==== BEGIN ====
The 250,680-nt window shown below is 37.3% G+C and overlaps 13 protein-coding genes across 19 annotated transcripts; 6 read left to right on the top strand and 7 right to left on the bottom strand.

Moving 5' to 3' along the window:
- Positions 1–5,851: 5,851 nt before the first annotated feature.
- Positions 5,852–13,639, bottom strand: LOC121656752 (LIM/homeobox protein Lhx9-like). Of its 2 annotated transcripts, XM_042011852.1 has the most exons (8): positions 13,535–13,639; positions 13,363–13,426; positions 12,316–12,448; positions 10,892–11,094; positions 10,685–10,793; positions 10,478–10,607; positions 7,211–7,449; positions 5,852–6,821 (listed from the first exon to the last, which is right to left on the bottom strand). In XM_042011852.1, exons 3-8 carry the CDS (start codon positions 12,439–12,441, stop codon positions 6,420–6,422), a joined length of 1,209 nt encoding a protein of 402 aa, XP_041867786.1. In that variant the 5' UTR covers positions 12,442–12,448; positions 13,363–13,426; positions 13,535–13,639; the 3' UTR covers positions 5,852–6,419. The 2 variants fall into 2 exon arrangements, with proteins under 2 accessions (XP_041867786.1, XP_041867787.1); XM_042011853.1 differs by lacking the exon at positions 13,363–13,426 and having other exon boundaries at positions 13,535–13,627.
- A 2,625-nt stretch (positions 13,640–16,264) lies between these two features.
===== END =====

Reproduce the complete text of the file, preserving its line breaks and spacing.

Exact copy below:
The 250,680-nt window shown below is 37.3% G+C and overlaps 13 protein-coding genes across 19 annotated transcripts; 6 read left to right on the top strand and 7 right to left on the bottom strand.

Moving 5' to 3' along the window:
- Positions 1–5,851: 5,851 nt before the first annotated feature.
- Positions 5,852–13,639, bottom strand: LOC121656752 (LIM/homeobox protein Lhx9-like). Of its 2 annotated transcripts, XM_042011852.1 has the most exons (8): positions 13,535–13,639; positions 13,363–13,426; positions 12,316–12,448; positions 10,892–11,094; positions 10,685–10,793; positions 10,478–10,607; positions 7,211–7,449; positions 5,852–6,821 (listed from the first exon to the last, which is right to left on the bottom strand). In XM_042011852.1, exons 3-8 carry the CDS (start codon positions 12,439–12,441, stop codon positions 6,420–6,422), a joined length of 1,209 nt encoding a protein of 402 aa, XP_041867786.1. In that variant the 5' UTR covers positions 12,442–12,448; positions 13,363–13,426; positions 13,535–13,639; the 3' UTR covers positions 5,852–6,419. The 2 variants fall into 2 exon arrangements, with proteins under 2 accessions (XP_041867786.1, XP_041867787.1); XM_042011853.1 differs by lacking the exon at positions 13,363–13,426 and having other exon boundaries at positions 13,535–13,627.
- A 2,625-nt stretch (positions 13,640–16,264) lies between these two features.